- Proteins fold into a unique 3-dimensional structure.
- The amino acid sequence of a protein dictates it’s structure.
- The function of a protein is controlled by it’s structure.

Many polymers are long, unstructured chains.

- Polyethylene
- Is made of long chains of the same monomers.
- Adopts a random mesh of inter-weaving strands.
- This structure gives us PLASTIC!

DNA has the same structure for every sequence.

- The “double-helix” is a great structure for storing and replication information.

Protein structures are well-defined and diverse!

- One chain or many.
- Elongated or globular.
- Many forms of symmetry (or none).

What does a protein look like?

- Cyanovirin – A protein that inhibits the entry of HIV into human cell.

What does a protein look like?

- The atoms of a protein form a compact, well-packed cluster.

What does a protein look like?

- A protein can be thought of as a nearly solid object.

What does a protein look like?

- Simplified cartoons make the structure easier to see.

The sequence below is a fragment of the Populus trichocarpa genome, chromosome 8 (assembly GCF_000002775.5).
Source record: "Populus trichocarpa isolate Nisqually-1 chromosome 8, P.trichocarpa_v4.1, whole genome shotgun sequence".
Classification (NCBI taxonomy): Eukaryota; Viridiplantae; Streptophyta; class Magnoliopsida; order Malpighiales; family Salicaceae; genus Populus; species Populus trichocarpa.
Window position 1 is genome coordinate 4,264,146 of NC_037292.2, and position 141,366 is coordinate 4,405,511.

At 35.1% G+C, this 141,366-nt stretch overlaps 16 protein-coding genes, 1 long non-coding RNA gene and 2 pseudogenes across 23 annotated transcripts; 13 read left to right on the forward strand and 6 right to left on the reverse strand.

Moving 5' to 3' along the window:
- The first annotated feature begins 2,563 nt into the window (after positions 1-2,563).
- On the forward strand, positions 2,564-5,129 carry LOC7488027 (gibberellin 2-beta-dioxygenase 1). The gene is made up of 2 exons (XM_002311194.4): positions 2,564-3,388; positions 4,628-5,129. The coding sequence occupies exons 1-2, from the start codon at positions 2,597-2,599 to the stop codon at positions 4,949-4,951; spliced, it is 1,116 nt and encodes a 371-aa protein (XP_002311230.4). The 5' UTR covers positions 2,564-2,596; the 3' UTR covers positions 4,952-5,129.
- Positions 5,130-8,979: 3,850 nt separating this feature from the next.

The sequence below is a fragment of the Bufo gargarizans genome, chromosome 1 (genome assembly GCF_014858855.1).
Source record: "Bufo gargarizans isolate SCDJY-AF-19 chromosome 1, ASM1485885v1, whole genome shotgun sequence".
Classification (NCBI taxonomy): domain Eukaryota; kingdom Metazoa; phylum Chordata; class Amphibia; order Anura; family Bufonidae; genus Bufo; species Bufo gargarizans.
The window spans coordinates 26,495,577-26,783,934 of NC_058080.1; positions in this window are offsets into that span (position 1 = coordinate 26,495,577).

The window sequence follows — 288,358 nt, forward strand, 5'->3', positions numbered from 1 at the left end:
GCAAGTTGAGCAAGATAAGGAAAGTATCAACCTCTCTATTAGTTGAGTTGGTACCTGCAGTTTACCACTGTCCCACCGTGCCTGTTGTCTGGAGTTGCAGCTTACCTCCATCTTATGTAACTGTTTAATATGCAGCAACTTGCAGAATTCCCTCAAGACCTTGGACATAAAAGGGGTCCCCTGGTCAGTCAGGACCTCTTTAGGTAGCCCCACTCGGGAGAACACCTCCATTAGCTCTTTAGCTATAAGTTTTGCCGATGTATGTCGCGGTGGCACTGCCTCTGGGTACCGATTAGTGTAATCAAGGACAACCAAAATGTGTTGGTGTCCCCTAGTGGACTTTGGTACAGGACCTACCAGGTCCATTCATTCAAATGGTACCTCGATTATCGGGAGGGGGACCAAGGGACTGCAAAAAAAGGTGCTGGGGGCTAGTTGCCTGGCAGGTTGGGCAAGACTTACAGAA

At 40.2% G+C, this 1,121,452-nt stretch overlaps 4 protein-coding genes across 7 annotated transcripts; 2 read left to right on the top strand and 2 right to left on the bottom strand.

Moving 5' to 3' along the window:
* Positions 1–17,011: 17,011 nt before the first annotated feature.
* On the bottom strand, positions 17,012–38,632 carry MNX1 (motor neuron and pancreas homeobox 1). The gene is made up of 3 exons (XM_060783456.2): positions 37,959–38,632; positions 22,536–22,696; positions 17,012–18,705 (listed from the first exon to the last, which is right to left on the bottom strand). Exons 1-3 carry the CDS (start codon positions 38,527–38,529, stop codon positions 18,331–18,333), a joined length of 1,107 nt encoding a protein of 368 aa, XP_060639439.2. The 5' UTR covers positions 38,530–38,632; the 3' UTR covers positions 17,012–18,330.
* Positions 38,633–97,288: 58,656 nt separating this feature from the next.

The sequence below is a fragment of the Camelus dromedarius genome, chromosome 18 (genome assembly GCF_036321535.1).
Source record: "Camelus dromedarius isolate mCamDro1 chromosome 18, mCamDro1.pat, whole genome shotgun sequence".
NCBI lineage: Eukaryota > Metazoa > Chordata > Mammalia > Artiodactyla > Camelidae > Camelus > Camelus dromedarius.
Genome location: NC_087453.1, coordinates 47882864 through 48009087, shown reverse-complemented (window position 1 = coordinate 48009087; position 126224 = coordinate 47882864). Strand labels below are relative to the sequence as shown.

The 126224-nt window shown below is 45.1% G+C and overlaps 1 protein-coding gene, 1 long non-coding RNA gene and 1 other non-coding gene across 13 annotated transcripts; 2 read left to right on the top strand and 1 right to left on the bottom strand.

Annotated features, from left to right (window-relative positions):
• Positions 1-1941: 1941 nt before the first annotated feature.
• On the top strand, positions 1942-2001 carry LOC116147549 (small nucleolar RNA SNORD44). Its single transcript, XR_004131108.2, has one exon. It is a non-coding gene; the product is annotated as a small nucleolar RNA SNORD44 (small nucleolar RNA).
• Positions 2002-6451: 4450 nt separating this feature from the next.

What does a protein look like?

- The path of the backbone of a protein is called it’s “fold”.

What does a protein look like?

- Different types of amino acids are found all along the protein chain.

What does a protein look like?

- Each amino acid has a side chain that protrudes from the backbone.

What does a protein look like?

- Many proteins bind other molecules, like the sugar molecules here.

What does a protein look like?

- Binding interfaces are usually a close fit of two complementary surfaces.

What does a protein look like?

- The core of a protein is key in keeping a stable structure.

What is a protein?

- A protein is a complicated three-dimensional structure, made up by an amazing 3-D jigsaw puzzle of interlocking amino acids.
- Amino acids pack together not just geometrically, but with complementary chemical groups as well.
- Proteins move too, but we’ll ignore that for now.

How can we design one?!?

- Choose a fold (path of the backbone).
- Pack the core with the right set of amino acids to achieve the desired fold.
- Choose other amino acids to achieve the desired function (such as binding to a target molecule, or getting the right molecular motions).